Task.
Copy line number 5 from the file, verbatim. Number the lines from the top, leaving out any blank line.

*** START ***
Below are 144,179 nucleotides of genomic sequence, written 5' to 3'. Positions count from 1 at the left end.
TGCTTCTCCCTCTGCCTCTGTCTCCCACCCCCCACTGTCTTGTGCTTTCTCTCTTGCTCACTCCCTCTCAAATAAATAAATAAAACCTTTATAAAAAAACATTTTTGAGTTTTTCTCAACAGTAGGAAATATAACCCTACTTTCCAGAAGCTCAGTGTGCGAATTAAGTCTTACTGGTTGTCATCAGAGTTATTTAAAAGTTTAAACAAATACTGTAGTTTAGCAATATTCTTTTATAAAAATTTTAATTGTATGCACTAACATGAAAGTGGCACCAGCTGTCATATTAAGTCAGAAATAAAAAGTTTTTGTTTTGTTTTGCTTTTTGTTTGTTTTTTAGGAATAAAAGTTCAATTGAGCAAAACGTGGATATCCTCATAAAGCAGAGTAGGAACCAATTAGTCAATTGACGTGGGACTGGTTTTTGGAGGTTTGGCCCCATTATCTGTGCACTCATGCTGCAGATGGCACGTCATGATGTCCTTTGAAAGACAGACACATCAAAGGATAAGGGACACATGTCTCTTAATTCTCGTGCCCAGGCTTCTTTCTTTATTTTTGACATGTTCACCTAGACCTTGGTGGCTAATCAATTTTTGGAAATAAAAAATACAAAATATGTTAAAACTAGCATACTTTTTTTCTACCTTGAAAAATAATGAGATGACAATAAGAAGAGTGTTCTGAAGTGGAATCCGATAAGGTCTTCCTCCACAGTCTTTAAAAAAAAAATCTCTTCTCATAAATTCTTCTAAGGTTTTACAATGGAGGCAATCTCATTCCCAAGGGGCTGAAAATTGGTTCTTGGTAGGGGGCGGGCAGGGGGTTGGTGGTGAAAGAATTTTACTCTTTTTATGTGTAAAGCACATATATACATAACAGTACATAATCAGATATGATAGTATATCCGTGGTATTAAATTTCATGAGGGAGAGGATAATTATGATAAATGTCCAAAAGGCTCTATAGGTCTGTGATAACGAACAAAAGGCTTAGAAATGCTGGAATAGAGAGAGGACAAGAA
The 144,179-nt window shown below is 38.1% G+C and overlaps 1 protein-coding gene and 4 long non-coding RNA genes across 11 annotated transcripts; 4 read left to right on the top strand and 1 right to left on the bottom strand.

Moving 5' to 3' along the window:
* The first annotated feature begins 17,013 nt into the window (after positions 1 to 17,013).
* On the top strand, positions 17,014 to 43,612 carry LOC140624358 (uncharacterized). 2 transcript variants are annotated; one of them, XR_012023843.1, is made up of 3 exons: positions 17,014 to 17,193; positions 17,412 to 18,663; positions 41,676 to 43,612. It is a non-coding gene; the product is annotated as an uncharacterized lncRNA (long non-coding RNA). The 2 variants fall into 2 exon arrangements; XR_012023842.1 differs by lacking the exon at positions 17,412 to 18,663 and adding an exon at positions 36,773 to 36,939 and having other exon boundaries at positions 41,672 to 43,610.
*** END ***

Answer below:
* The first annotated feature begins 17,013 nt into the window (after positions 1 to 17,013).